Health insurers, hospitals already backing away from commitment to cutting costs and reform

That didn’t take long.

On Monday, President Obama had a meeting at the White House with leaders of the the health care industrial complex. The president announced an unprecedented agreement by that crowd to slow the growth of spending by 1.5% a year for the next ten years:

And that’s why these groups are voluntarily coming together to make an unprecedented commitment. Over the next 10 years — from 2010 to 2019 — they are pledging to cut the rate of growth of national health care spending by 1.5 percentage points each year — an amount that’s equal to over $2 trillion. Two trillion dollars.

That was Monday. Four days ago.

Today, four days later, the leaders of the health industry are already backing away from that commitment:

Hospitals and insurance companies said Thursday that President Obama had substantially overstated their promise earlier this week to reduce the growth of health spending…

…The Washington office of the American Hospital Association sent a bulletin to its state and local affiliates to “clarify several points” about the White House meeting.

In the bulletin, Richard J. Pollack, the executive vice president of the hospital association, said: “The A.H.A. did not commit to support the ‘Obama health plan’ or budget. No such reform plan exists at this time.”

Moreover, Mr. Pollack wrote, “The groups did not support reducing the rate of health spending by 1.5 percentage points annually.”

The leader of the health industry’s lobbying effort also created some distance:

One of the lobbyists, Karen M. Ignagni, president of America’s Health Insurance Plans, said the savings would “ramp up” gradually as the growth of health spending slowed.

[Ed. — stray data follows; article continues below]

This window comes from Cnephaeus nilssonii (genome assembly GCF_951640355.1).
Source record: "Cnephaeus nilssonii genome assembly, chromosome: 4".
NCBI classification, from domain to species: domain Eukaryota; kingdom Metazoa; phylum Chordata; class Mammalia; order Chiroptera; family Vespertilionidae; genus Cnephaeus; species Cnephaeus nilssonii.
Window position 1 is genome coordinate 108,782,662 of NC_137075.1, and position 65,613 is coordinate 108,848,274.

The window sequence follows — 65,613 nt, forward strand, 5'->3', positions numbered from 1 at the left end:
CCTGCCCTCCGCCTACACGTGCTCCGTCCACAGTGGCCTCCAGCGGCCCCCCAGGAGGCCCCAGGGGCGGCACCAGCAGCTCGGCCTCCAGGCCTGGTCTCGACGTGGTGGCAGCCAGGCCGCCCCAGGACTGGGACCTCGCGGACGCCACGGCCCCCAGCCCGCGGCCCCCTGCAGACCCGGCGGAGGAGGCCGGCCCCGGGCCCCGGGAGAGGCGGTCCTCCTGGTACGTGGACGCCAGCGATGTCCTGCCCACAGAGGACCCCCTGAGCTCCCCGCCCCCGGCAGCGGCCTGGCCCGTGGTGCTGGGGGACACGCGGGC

Huh. They’re acting like the Obama administration just made up the numbers. Funny thing, since earlier this week, Ms. Ignani’s group issued this statement:

By reducing the rate of growth in health care spending by 1.5% each year, the nation can achieve a savings of $2 trillion over the next decade. This effort will have a direct effect on the budgets of individuals and families and will also go a long way in ensuring that every American have access to affordable, high-quality health care.(my emphasis)

So, those people stood with the President as he announced the agreement. Those industry people reported the same exact numbers. But, now, they say it’s not true. That’s it right there: These people can’t be trusted. (Of course, anyone who deals with a health insurance company knows that.)

I listened to the conference call on Sunday with “senior administration officials” to preview the agreement. What they said was unequivocal. The health industry had made a commitment to slow spending by 1.5% for ten years, resulting is savings of $2 trillion. I’m sure the health industry knew about that call. They didn’t dispute it then. And, the industry used the same exact numbers. So did they just want to stand with Obama for the photo op?

One “senior administration official” on that Sunday call said this agreement was a “game-changer.” Now, we know the health industry doesn’t really want to change the game.


On October 27, 2010, Joe was one of five bloggers who interviewed President Obama. Joe is a DC-based political consultant with over twenty-five years of experience at both the state and federal level. Joe has managed political operations and legislative efforts for both candidates and issues-based organizations. For seven years, he was the Director of State Legislation at Handgun Control, Inc. He served as that organization's first Political Director during the 2000 cycle. Joe is a graduate of the University of Maine School of Law. In addition, he has a Masters in Public Administration from Lehigh University and received his B.A. from the University of New Hampshire. Joe also has a fun dog, Petey, a worthy successor to Boomer, who got Joe through eight years of Bush and Cheney. Joe likes to think he is a world class athlete having finished the 2005 Chicago Marathon in the time of 4:10. He has completed six other marathons as well -- and is still determined to break the four hour mark.

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